The language of scientists and engineers is not just written and spoken, but it may also contain sketches, diagrams, graphs, models and even products. Knowing how to use such informational resources is important for both non-science and science career fields alike. You can help youth make sense of and use multiple means of communicating information by asking youth to evaluate infographics, like at 4-H Hands-on Learning Programs Attract Youth to STEM or Indiana 4-H Military Youth. You could even encourage youth to make an infographic about their 4-H project.
Youth who are able to obtain, evaluate and communicate information develop the skills to critique and build on others’ ideas, making themselves an integral and valuable part of any team. This skill is helpful in areas far beyond science, such as listening to political candidate claims, assessing commercial advertisements for products or making decisions about their future career.
This article is part of a series that will explore a variety of ways you can help youth engage in Scientific and Engineering Practices. Although the series will address individual practices, it is important to remember that as a whole they increase STEM literacy. Like science itself, the individual practices do not function in a vacuum, but are intertwined with STEM exploration. To learn more about the Scientific and Engineering Practices, you can download a free copy of “A Framework for K-12 Science Education,” or Appendix F of the Next Generation Science Standards.
To learn more about helping youth succeed in science, read the other articles in this series (listed below) and explore MSU Extension’s Science and Engineering webpage.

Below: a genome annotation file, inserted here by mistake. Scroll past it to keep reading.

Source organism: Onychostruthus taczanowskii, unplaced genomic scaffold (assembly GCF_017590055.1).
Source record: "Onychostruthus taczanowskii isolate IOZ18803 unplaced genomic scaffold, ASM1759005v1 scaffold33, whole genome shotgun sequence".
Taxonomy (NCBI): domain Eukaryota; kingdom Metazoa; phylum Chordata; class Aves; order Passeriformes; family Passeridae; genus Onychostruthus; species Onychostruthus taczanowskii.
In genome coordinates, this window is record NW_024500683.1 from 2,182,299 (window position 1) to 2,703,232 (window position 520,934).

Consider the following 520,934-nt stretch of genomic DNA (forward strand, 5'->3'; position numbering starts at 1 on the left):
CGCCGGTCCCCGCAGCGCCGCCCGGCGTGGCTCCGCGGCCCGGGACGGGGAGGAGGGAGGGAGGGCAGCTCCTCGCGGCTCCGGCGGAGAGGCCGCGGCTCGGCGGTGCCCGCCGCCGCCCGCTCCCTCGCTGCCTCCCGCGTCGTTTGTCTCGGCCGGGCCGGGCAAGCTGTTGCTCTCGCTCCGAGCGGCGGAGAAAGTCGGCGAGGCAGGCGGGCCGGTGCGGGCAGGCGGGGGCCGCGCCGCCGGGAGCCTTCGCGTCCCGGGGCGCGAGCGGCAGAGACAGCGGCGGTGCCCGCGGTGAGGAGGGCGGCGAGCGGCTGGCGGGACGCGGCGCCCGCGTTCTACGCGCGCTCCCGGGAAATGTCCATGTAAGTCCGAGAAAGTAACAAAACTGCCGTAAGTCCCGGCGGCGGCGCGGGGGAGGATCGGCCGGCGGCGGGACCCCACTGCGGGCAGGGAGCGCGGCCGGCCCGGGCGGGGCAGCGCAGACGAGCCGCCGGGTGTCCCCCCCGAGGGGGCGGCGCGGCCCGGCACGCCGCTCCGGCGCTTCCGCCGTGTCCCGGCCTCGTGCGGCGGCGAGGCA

MSU Extension and the Michigan 4-H Youth Development program help to create a community excited about STEM (Science, Technology, Engineering, and Mathematics). 4-H STEM programming seeks to increase science literacy, introducing youth to the experiential learning process that helps them to build problem-solving, critical-thinking and decision-making skills. Youth who participate in 4-H STEM are better equipped with critical life skills necessary for future success. To learn more about the positive impact of Michigan 4-H youth in STEM literacy programs, read our 2015 Impact Report: “Building Science Literacy and Future STEM Professionals.”
For more information about 4-H learning opportunities and other 4-H programs, contact your local MSU Extension office. To learn more about 4-H and Extension opportunities in Alcona County, stop by our Harrisville office at 320 S. US-23 or visit our Alcona County MSU Extension Facebook page.
Other articles in series
- Helping youth succeed in science – Part 1: Scientific and Engineering Practices
- Helping youth succeed in science – Part 2: Asking questions
- Helping youth succeed in science – Part 3: Developing and using models
- Helping youth succeed in science – Part 4: Planning and carrying out investigations
- Helping youth succeed in science – Part 5: Analyzing and interpreting data
- Helping youth succeed in science – Part 6: Using mathematics and computational thinking
- Helping youth succeed in science – Part 7: Constructing explanations and designing solutions
- Helping youth succeed in science – Part 8: Engaging in argument from evidence